Learning with our Buddies: Communication is Key
By Audrey Brown
I am constantly amazed by the learning that goes on when we just communicate with another human being. When we take time to sincerely listen to what the other person is saying or doing, when we reflect upon our own words and actions, when we work through and develop that conversation, learning naturally occurs.
I believe that this is one of the reasons education has developed in the way that it has – a move towards deeper conversations about small and large concepts, a move towards sharing our thinking in all aspects of the curriculum and in all aspects of our interactions.
Communication is key. And yet, communication is not easy. We naturally want to be heard, or at least acknowledged, in some way. We often want to be "right." Listening to others is hard work as we often feel that our stance or method is the one that everyone should adopt or adhere to. This is why schools continue to develop methods and strategies that allow for collaboration – we need the practice!
Of the many methods and techniques that I have used to promote and nurture listening and the sharing of ideas, the class meeting and the collaborative practice of "pair-share" have been particularly instrumental in understanding how individual voices add to the collective construction of our knowledge.
Pair-share is when a group breaks into one-on-one pairs to tackle a particular topic or question more intimately. Each person in the pair is encouraged to be both a sharer and a listener. At times, pair-share breakouts can occur during a large class meeting which focusses on one speaker at a time.
My class of third graders recently had a meeting to discuss how things were going with their kindergartner learning buddies. The meeting began with students sitting on chairs, stools and the edges of the carpet, all in a circle, so that all voices and eyes could be seen, heard and valued – so that everyone would be able to have a chance to add to this construction of knowledge.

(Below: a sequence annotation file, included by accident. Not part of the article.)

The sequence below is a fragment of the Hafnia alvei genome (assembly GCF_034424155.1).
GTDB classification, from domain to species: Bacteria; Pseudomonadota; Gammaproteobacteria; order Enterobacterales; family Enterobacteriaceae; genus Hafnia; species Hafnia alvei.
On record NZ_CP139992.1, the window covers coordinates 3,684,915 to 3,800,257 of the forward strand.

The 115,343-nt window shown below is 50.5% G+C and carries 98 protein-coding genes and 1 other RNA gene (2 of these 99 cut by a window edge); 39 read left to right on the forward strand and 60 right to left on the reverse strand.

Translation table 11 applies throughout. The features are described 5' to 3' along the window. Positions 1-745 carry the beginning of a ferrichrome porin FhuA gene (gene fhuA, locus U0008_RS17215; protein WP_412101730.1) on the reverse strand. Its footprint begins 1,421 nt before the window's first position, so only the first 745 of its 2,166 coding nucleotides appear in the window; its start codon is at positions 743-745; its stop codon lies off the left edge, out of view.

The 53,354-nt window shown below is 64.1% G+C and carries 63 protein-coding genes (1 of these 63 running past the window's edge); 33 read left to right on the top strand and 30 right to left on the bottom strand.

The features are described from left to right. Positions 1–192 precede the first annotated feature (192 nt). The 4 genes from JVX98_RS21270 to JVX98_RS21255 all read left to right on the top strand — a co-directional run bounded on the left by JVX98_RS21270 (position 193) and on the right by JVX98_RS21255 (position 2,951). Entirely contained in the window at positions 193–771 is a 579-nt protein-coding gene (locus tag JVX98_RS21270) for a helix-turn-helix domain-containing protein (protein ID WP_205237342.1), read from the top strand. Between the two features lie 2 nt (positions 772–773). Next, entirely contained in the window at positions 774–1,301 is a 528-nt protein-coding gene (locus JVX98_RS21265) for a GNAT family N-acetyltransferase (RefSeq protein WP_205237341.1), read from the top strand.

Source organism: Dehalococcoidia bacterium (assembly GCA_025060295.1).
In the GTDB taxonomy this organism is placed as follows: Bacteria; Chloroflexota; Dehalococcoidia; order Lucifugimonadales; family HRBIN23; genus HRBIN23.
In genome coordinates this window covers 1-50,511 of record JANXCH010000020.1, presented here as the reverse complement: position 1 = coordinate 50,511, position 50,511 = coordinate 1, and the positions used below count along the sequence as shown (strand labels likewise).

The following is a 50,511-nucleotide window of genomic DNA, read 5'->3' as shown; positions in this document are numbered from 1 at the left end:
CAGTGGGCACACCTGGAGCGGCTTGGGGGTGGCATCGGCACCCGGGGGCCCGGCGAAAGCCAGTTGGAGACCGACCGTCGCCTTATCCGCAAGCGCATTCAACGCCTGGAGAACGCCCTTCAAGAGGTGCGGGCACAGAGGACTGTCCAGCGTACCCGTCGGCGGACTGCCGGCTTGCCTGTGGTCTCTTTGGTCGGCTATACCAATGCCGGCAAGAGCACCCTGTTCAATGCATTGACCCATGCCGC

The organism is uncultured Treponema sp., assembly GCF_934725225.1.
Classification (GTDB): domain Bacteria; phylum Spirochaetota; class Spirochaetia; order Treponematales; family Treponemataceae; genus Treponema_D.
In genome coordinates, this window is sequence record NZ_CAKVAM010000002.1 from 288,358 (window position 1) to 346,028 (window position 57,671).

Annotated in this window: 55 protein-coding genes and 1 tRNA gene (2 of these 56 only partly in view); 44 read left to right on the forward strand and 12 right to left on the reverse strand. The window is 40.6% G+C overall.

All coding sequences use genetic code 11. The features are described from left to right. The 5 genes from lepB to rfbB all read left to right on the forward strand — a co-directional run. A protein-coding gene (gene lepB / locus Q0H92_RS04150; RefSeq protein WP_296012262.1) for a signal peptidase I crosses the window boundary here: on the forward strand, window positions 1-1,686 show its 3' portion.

With the topic of learning and how things are going, our meeting moved towards the difficulties that occur when working with buddies who are younger than ourselves. Our conversations stretched from the challenges of remembering new names of new students to the challenges of communication "I can't really communicate with my buddy. When I want to do something, then she doesn't want to do something." In the end, through these group discussions and pair-share conversations, we were able to consider everyone's comments. The students considered the importance of communication and decided that during our next meeting with our buddies, we would try to listen to their thoughts about what works for them, and what doesn't work for them, and then move forward in how to make things better.
Communicating with our buddies – listening and learning with and through others - this is a constant part of our education, not just here at YIS, but in our daily lives. Whenever we communicate with another human being and truly make an effort to listen, share, and understand, growth occurs. That is when learning occurs. For when it comes to learning, when it comes to education, communication is key.